Sign up for our newsletter to receive these emails in your inbox.

Building on two decades of research, scientists from Kyoto University are now developing a drug that could regrow teeth.

Their work began in 2006, when a team led by molecular biologist Katsu Takahashi was investigating kidney disease in mice missing the USAG-1 protein, which inhibits bone and cartilage development. The modified mice ended up healthy (and resistant to kidney injury), but they had a few too many teeth. Upon further investigation, the researchers discovered that USAG-1 regulates tooth growth in mice, and removing it allowed additional teeth to form.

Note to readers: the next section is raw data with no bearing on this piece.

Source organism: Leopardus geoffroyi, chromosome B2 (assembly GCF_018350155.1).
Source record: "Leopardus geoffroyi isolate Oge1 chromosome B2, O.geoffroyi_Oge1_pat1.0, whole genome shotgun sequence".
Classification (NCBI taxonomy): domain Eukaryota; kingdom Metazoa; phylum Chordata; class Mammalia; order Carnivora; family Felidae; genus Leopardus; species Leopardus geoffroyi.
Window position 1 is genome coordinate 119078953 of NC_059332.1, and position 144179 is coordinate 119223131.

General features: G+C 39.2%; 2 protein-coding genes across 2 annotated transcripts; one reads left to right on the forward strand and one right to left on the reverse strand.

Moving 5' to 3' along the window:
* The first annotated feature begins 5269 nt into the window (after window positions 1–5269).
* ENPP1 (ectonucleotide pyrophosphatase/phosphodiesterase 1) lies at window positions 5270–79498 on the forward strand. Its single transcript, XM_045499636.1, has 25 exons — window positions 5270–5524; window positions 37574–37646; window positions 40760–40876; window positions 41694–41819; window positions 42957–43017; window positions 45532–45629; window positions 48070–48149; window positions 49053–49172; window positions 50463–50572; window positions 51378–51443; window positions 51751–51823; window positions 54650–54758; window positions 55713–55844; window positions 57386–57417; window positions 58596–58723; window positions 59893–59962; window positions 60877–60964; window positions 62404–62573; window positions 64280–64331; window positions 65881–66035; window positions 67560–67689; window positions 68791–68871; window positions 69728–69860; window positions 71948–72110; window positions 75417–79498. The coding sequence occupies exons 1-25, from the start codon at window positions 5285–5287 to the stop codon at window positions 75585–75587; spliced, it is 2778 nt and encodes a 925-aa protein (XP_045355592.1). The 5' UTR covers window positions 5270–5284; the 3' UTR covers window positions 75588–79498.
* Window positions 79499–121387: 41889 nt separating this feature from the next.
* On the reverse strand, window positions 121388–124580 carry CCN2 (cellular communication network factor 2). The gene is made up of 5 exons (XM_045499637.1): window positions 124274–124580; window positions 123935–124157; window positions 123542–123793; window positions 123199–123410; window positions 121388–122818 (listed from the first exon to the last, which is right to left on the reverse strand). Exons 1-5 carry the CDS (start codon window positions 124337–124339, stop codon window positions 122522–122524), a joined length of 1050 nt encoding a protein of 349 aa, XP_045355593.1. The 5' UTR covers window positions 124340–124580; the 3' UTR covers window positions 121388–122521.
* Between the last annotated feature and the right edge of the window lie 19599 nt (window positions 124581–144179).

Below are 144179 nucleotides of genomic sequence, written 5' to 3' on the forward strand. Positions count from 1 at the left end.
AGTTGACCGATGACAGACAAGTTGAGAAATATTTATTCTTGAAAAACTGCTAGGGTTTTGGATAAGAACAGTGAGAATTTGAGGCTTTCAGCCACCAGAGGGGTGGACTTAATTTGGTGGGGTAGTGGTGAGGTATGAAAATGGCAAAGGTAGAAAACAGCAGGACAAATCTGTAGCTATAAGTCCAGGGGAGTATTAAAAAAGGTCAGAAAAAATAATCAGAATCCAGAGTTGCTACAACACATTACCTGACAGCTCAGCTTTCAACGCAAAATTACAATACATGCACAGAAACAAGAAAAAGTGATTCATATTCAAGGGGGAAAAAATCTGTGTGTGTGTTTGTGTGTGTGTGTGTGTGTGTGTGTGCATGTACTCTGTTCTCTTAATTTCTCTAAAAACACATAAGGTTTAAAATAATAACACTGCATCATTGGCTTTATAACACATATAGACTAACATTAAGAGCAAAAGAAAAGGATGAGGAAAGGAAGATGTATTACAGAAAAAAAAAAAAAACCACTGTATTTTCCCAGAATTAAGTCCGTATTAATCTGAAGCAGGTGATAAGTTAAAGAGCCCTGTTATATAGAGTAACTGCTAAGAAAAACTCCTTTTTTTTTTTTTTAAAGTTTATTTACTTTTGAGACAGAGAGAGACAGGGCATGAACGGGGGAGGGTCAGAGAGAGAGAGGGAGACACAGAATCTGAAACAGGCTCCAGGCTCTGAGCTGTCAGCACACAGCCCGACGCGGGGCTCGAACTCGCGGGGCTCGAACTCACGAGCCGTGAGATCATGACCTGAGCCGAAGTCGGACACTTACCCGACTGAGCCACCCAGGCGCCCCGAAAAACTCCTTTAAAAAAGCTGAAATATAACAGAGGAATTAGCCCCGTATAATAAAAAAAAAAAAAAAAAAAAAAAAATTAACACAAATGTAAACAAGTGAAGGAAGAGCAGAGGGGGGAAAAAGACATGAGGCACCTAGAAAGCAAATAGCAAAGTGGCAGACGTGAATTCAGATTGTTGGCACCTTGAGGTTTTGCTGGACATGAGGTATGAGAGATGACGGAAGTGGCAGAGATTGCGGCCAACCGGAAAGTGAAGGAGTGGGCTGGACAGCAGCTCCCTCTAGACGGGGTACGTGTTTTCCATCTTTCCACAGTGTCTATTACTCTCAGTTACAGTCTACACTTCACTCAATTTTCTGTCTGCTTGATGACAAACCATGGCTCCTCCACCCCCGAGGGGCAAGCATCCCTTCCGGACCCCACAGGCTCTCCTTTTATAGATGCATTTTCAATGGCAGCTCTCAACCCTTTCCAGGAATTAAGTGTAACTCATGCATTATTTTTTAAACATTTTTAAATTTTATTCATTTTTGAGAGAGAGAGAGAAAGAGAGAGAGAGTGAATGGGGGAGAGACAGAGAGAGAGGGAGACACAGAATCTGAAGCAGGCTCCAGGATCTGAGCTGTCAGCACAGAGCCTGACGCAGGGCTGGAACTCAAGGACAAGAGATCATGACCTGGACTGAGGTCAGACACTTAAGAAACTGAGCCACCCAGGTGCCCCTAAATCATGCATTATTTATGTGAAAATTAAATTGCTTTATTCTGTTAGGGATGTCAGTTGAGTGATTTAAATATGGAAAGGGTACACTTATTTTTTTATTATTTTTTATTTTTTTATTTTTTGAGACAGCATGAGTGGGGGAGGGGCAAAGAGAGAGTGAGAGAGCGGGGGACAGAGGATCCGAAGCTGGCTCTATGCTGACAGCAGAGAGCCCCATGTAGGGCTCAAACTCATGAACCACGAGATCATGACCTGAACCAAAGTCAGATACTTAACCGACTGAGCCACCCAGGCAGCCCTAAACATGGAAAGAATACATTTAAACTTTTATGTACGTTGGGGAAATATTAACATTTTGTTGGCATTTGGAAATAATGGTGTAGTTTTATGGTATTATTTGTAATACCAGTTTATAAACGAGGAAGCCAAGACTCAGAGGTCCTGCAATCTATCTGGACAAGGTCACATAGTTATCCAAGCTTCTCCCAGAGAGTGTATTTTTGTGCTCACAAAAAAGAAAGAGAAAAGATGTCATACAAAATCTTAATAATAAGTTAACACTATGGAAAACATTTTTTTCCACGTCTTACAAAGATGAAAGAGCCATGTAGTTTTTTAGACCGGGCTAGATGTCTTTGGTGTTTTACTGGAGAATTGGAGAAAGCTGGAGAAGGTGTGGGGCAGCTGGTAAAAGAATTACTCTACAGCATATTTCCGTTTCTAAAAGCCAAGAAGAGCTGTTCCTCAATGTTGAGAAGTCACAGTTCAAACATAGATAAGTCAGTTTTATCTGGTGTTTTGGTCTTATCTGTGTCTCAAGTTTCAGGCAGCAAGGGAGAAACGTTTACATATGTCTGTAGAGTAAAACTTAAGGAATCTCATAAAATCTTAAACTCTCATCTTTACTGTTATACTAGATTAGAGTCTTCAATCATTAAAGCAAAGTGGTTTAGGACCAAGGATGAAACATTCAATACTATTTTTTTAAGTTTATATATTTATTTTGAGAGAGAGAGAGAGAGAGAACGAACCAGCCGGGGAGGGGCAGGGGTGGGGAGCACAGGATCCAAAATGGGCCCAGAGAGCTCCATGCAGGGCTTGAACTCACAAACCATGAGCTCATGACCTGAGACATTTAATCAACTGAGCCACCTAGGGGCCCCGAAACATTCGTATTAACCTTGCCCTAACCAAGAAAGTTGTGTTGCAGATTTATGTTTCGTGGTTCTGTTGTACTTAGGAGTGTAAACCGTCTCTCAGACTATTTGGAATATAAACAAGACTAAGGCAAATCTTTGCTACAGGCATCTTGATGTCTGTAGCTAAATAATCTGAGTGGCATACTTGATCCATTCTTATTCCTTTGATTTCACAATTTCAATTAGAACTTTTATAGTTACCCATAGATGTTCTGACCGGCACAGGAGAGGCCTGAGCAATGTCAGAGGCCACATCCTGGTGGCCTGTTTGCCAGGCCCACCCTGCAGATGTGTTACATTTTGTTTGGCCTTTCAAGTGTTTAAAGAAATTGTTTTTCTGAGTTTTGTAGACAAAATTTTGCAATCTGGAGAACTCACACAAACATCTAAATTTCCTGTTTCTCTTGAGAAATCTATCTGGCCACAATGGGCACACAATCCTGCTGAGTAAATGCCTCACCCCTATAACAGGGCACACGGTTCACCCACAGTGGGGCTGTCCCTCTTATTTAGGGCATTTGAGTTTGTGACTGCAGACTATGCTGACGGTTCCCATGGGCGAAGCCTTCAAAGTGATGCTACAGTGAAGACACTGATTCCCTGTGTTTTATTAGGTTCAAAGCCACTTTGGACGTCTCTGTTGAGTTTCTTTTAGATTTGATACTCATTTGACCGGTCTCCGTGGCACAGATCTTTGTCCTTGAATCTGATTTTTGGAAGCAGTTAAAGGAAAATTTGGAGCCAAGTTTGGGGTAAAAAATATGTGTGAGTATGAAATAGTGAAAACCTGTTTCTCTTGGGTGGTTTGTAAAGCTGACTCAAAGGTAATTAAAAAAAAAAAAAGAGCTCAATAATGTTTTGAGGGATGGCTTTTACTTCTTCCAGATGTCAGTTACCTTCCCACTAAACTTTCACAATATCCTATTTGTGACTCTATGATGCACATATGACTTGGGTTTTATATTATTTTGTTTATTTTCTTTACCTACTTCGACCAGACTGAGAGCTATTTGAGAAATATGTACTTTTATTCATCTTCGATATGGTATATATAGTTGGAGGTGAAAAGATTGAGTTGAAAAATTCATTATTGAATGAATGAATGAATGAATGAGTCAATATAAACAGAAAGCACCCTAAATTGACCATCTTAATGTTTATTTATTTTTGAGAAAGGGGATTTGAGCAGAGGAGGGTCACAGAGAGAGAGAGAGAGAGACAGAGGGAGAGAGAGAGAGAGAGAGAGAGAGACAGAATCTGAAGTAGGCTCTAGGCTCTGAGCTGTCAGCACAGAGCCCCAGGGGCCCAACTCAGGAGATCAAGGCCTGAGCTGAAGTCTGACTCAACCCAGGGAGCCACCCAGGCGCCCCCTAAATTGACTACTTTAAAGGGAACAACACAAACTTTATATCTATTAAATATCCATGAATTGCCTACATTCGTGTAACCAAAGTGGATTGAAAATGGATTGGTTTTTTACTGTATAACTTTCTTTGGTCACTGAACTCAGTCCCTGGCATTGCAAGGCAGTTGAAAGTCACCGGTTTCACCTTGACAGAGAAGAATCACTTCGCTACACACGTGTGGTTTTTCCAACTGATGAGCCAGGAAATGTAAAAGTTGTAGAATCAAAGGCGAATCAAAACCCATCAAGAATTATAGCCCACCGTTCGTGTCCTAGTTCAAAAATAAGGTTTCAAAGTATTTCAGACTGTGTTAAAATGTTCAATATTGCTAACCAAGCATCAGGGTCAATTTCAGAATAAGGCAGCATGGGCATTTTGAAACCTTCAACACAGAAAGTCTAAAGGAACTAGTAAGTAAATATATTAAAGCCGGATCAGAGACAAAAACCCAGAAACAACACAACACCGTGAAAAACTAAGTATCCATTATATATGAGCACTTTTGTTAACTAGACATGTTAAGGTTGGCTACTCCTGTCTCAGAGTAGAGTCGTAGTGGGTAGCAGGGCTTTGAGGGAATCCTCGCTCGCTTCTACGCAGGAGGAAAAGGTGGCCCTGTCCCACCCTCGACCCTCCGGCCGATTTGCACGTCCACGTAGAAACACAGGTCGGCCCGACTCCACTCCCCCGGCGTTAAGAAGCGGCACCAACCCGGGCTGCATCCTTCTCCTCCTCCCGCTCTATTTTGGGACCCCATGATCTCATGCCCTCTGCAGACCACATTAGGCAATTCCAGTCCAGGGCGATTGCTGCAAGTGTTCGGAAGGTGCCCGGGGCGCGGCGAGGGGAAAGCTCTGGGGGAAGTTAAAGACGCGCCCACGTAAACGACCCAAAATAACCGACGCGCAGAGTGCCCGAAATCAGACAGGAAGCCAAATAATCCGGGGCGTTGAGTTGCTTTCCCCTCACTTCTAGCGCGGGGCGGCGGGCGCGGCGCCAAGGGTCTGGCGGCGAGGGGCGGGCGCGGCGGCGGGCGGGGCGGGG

By 2020, they had created an antibody that neutralizes USAG-1 locally. The antibody not only “rescued” tooth development in mice with congenital tooth deficiency but also stimulated new tooth growth in genetically normal mice, as well as in ferrets and dogs.

Takahashi has now founded a startup, Toregem Biopharma, which plans to develop this antibody into a drug for humans. The first human trial, set to begin in September, will test the antibody on middle-aged men missing a molar. If the drug is safe for humans, it will be tested for efficacy on children with congenital tooth deficiency.

According to the Japanese newspaper The Mainichi, the company hopes to bring the drug to market as soon as 2030.

Energy & Environment:

Health & Demographics:

Science & Technology: